Settling for less: Plenty of questions remain over local, national impact of realtor settlement

The NAR settlement may change the way homes are bought and sold in the United States, but not much. The NAR settlement may change the way homes are bought and sold in the United States, but not much. Stock photo

A recent multimillion-dollar court settlement involving realtor commissions has left many unanswered questions in the real estate industry, especially when it comes to who will benefit and who will be disadvantaged. Those answers will indeed come in time, but for now, at least one thing is clear — and those who say the settlement is key to ending the affordable housing crisis in the United States aren’t going to be happy.

“I think that’s an urban myth,” said Anne Marie DeCatsye, CEO of Canopy Realtors Association. “I can’t believe people are actually saying that.”

The National Association of Realtors has been embroiled in a number of lawsuits over broker compensation; however, the most recent action has its roots in a 2019 anti-trust lawsuit, Moehrl v. The National Association of Realtors, alleging an anticompetitive agreement had resulted in home sellers paying inflated commissions. But last fall, a jury decided in another case, Burnett et al v. National Association of Realtors et al., that the National Association of Realtors had conspired and colluded with several large real estate brokerages to raise, inflate or stabilize commissions. The NAR is one of the largest trade associations in the country, with more than 1 million members.

Plaintiffs, all home sellers in the Kansas City area, signed listing agreements with realtors, agreed to pay a commission on their sales and acknowledged part of the commission could be shared with a buyer’s agent due to cooperative compensation rules on how buyers agents would be paid.

These rules are usually established by a local or regional Multiple Listing Service, a comprehensive database of real estate listings; the rules MLS users, called subscribers, adhere to are meant to emphasize collaboration between real estate professionals in facilitating successful sales and to outline compensation paid by the seller to the listing agent as well as to the buyer’s agent.

The listing agent, in addition to earning their own commission, usually includes the commission rate for buyer’s agents in the MLS system. All commissions are negotiable; however, if a homeowner or a listing agent were to offer a lower-than-average commission to a buyer’s agent, the thought is that buyer’s agents would steer buyers away from those properties, because the buyer’s agent would earn less on that sale. Absent these rules, plaintiffs argued, sellers would have paid less in commissions; however, sellers actually figure those commissions into the sale price, passing them onto buyers so that sellers can net what they need to make the deal happen.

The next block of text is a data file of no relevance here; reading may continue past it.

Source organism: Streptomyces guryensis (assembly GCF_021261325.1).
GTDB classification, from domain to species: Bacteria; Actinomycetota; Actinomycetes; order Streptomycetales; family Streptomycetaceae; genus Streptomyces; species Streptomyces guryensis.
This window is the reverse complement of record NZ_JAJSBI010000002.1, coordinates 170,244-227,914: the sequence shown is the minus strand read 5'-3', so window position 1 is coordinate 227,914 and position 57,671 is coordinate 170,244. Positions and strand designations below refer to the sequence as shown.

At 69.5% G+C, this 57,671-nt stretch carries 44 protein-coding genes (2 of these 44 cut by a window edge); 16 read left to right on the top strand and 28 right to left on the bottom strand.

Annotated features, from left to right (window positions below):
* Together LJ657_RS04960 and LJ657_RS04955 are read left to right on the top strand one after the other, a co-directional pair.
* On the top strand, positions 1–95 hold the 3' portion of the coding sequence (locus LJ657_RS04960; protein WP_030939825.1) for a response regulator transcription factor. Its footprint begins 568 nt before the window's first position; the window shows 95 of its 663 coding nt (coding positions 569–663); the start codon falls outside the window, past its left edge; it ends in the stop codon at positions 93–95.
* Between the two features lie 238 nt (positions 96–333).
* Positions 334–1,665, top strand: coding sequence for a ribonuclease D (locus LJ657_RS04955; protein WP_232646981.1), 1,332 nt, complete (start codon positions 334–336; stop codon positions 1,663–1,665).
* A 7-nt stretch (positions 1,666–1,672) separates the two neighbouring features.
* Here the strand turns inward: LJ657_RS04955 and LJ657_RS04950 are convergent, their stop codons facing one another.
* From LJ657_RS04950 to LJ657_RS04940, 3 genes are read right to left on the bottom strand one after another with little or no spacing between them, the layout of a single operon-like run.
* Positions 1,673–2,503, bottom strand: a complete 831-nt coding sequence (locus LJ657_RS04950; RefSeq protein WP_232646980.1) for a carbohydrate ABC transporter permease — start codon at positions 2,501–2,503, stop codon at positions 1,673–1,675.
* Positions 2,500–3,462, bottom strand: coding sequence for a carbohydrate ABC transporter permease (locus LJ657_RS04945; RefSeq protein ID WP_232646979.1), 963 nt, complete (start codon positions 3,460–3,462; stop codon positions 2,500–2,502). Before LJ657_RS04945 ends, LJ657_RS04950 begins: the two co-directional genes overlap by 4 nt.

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The NAR contended that the existing commission structure made the market more competitive and provided value to both buyers and sellers. The U.S. District Court for the Western District of Missouri rejected those arguments, noting that commission rates of 5% to 6% had remained unusually steady for a long period of time, suggesting a lack of competition.

The jury found that the NAR, along with HomeServices of America, Keller Williams Realty, RE/MAX and Anywhere Real Estate (parent company of Century 21, Coldwell Banker Real Estate and Sotheby’s International Realty) had violated the Sherman Anti-Trust Act and owed the class-action defendants nearly $1.8 billion in damages.

Anywhere Real Estate and RE/MAX settled, but HomeServices of America and the NAR vowed to appeal. HomeServices continues to fight on, but the NAR came to a $418 million settlement agreement with plaintiffs on March 15 rather than potentially face a much higher judgment.

DeCatsye has been CEO of the Canopy Realtor Association since 2001. Canopy is the 17th largest Multiple Listing Service in the country with more than 22,000 subscribers. In 2023, transaction volume for the entire 26-county Canopy MLS service area was $24.9 billion, including $4.95 billion in the 13-county Asheville region. She also has prior experience on the National Association of Realtors' board of directors, currently serves on the legal action committee and feels the NAR was right on the facts — and right on the law — but that the cost of defending the suit was becoming too much to bear.

“The lawsuits were kind of frustrating, because I think we all feel that the way the MLS system works has been to the benefit of the consumer,” she said. “The rules that the plaintiffs’ attorneys were alleging were somehow a violation of antitrust law are actually very pro-consumer, and it was completely being distorted.”

Her opinion on who the settlement actually benefits is clear.

“I keep thinking the winners are going to be the plaintiffs’ attorneys,” DeCatsye said.

The NAR did not admit wrongdoing as a condition of the settlement, which is still subject to court approval and will release the NAR and its members, along with most realtor associations and their MLS systems, from liability.

But the settlement is about more than the millions in damages the NAR will likely pay over the next four years.

New rules will change how business is transacted and also could affect everything from home prices to the number of realtors working in the industry. For one, buyer’s agents' commissions can no longer be listed on the MLS. Buyer’s agents and listing agents could work something out, but absent that, home buyers will have to be very clear with their agents as to what they can expect to be paid, and by whom.

DeCatsye has further concerns over unintended consequences for an industry that is currently responsible for as much as 18% of GDP — the total value of all goods and services produced in the country.